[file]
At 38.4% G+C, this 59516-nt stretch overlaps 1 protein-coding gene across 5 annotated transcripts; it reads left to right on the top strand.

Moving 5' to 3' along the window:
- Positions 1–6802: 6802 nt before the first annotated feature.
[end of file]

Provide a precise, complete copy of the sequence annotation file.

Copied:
At 38.4% G+C, this 59516-nt stretch overlaps 1 protein-coding gene across 5 annotated transcripts; it reads left to right on the top strand.

Moving 5' to 3' along the window:
- Positions 1–6802: 6802 nt before the first annotated feature.